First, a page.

By Petronella Sibeene
The Emergency Management Unit (EMU) in the Office of the Prime Minister will employ helicopters in its rescue and food delivery mission in northern Namibia, where the worst floods in years have forced thousands of people to flee their homes.
Head of the EMU, Gabriel Kangowa, in an interview with New Era yesterday said there are some people marooned on islands and the situation might be life-threatening, hence the Government will have to airlift them to safety.
Kangowa said the flood situation in northern Namibia is worsening and critical.
In Oshana, a group of over 30 cattle herders is reported stranded in Oshitundu and Inakulu area in the Uudhiya Constituency.
Kangowa says the Oshana Regional Council has already been directed to prepare foodstuffs and other necessities to be airlifted to these herders, most likely today.
“Cattle owners are cut completely from the cattle posts as water levels rise, blocking road networks,” he added.
Heavy rains in central and northern Mozambique and neighbouring Zambia and Angola over the last month caused the Zambezi and Kunene rivers to burst their banks resulting in flooding in northern parts of the country and eastern Caprivi.
Officials estimate that thousands of people may need food and other assistance.
“People need to be taken out of these areas and it is difficult because not even 4x4s can reach where they are. Canoes can also not be used as northerners are not used to such a mode of transport, Kangowa said.
Government will have to consider airlifting people to drier areas in order to avoid loss of lives.
Kangowa described this year’s flood situation as critical.
“This year’s floods are something else. I have never seen so much water, this time it is serious and worse,” he restated.
Kangowa last week visited Ohangwena, Outapi, Oshana and Oshikango to assess the flood situation.
The Flood Situation: Cuvelai Oshanas
Guido Van Langenhove, a hydrologist in the Ministry of Agriculture, Water and Forestry said yesterday heavy rains in Namibia and southern Angola caused extensive local flooding in central northern Namibia at the end of January. The levels started to subside slowly, but the main efundja (floods) coming from Angola passed the border last week resulting in higher flood levels and causing more disruption.
Large areas around Oshakati, in the Outapi area and many other populated centres are inundated. Most rural roads are cut off, and the water has also gone over and breached main gravel roads at many places.
Access to schools, medical centres and other services is cut off. This may not be a spectacular flood with raging torrents of water, sweeping away people and destroying major infrastructure, but it should be considered as a major natural disaster affecting a large part of Namibia’s population.
The Kunene River was also running low for most of January, but flow suddenly increased at the end of last month, in the same way as in the adjacent Oshanas area. This is of benefit to the hydropower generation at Ruacana where flow is adequate to run the three turbines.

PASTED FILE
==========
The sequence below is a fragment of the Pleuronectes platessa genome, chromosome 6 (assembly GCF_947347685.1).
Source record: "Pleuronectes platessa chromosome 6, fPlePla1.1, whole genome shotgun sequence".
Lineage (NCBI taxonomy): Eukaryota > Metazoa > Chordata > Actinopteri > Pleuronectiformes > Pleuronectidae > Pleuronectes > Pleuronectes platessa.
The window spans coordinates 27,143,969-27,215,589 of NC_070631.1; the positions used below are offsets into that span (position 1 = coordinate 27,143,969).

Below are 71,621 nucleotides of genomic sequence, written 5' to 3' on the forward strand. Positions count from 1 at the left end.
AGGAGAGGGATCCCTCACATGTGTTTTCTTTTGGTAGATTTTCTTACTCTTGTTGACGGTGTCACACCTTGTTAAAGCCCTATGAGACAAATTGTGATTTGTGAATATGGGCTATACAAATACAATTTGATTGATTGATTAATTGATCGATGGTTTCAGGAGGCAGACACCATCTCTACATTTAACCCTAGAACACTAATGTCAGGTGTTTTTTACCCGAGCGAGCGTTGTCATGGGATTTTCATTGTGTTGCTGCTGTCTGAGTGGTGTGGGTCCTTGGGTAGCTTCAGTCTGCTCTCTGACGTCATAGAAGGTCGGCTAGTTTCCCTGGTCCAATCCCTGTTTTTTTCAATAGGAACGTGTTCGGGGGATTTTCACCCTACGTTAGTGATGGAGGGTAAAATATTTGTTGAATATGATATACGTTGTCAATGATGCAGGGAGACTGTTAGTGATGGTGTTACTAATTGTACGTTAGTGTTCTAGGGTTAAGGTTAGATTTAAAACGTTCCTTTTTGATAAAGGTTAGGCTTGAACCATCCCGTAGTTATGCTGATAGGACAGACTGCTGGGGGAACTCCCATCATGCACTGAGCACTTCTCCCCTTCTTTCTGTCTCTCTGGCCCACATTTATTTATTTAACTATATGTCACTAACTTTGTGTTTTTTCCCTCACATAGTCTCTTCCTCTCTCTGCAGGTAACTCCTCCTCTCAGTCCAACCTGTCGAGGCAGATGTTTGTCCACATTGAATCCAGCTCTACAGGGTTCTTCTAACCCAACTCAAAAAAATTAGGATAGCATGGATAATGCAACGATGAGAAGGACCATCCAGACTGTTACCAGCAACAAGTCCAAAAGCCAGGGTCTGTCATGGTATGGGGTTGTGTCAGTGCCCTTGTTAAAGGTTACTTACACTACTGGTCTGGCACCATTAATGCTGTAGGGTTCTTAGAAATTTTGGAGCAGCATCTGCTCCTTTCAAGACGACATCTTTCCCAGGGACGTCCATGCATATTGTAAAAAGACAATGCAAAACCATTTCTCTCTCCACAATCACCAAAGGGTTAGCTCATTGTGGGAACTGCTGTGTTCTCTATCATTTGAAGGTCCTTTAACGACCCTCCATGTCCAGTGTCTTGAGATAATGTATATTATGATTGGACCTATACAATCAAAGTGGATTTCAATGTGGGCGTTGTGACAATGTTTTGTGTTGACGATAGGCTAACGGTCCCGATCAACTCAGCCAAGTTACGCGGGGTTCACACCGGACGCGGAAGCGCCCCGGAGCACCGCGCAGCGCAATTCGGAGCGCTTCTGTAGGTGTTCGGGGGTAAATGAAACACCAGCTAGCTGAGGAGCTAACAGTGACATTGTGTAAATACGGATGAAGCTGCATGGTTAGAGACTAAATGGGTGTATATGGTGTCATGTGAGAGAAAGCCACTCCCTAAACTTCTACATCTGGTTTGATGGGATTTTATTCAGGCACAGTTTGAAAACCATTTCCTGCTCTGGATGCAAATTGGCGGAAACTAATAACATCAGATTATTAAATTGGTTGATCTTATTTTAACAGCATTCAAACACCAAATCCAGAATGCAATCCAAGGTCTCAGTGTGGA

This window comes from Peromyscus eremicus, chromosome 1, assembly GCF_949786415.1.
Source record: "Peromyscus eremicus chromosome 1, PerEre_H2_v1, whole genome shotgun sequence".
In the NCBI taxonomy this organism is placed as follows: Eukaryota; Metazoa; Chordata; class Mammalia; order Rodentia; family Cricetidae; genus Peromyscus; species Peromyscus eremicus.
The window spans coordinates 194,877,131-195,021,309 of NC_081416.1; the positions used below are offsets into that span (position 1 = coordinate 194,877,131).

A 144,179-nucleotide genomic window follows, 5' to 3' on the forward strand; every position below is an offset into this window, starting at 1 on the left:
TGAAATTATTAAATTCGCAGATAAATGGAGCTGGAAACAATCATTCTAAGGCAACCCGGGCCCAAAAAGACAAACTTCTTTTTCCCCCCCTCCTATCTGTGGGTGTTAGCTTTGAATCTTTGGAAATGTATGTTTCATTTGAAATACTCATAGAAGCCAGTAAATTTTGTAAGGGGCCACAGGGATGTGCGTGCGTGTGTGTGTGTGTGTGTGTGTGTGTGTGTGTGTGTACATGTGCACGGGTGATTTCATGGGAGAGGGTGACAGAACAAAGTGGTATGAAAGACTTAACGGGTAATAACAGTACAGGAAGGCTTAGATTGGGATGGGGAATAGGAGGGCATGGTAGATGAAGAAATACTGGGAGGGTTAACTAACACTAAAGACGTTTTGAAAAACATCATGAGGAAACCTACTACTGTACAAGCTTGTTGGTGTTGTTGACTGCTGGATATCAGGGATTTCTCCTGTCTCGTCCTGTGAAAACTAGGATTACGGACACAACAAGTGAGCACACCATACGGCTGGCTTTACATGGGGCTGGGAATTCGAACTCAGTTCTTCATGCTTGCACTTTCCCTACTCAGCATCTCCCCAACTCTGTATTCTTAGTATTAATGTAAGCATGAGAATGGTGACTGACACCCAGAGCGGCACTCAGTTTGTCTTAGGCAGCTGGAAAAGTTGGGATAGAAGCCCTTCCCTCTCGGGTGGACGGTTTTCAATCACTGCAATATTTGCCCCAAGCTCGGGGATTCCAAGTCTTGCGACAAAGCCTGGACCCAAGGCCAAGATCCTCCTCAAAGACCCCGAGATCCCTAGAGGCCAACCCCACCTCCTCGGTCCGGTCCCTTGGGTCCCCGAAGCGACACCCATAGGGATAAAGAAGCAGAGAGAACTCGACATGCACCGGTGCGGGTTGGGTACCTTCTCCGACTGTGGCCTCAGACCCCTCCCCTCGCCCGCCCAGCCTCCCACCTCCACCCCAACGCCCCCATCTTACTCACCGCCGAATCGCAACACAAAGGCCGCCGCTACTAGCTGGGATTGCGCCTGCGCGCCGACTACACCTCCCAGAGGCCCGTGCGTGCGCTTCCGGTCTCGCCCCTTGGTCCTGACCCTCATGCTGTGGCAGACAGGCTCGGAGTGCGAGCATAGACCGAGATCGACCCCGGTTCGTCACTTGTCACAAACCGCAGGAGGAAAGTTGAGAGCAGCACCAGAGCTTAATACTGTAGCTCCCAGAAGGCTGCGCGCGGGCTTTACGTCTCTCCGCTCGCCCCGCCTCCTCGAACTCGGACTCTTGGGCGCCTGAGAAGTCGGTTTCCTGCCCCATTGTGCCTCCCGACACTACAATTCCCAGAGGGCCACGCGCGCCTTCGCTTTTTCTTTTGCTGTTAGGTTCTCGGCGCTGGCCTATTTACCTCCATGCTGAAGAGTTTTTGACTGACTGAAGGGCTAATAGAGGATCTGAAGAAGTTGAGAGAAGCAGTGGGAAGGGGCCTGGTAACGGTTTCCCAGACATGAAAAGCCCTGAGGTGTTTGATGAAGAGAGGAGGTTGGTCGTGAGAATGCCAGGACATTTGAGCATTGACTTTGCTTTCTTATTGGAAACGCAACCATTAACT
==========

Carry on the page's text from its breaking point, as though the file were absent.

In Caprivi, water levels continue to rise in the Zambezi River.
Based on the daily update on floods as provided by the ministry at Katima Mulilo, water levels have been one metre higher than normal since the beginning of the year.
A floodwave originating from southeast Angola pushed the water level up by two metres this week resulting in a 5.70-metre water level on February 20.
Such water levels according to Van Langenhove are above the normal water level of 5.30 metres experienced only in April.
He added that the floodplains in the eastern part of the Caprivi Region are becoming inaccessible.
Van Langenhove said water levels upstream, however, are subsiding and at present, there is not much rain activity in the upper catchment area, but the danger of heavy rains later in February and in March requires constant alertness.
Van Langenhove warns that areas such as Sangwali, Lianshula and Malengalenga are likely to experience extensive flooding within the next month as Kwando River bursts causing flooding at Kongola.
Although water levels in the Kavango River remained low, a floodwave from the highlands in Angola pushed the water levels by more than one metre last week. However, no critical flooding is expected in that area as for now, Van Langenhove said.
Interior of Namibia
Most of the normally dry rivers experienced floods, none being large or exceptional. No reports of flood damage were received, said Van Langenhove.
However, many large dams operated by NamWater experienced good inflows but none overflowed so far.
The OMDEL Dam in the Omaruru River near the coast got some inflow for the first time since 2000.
On Wednesday, the Hardap Dam had reached 68 percent, very near to the 70 percent mark at which NamWater will consider opening the gates to release excess floodwaters.
Lower Orange River
No major releases have been effected from the storage reservoirs in South Africa, and the river flow remains low.
At the beginning of February, a flood in the Fish River passed the confluence with the Orange River and temporarily disrupted pontoon movement at the new border post near Rosh Pinah.
Kangowa said EMU officials would next week resume regional visits for further assessment of floods in the country.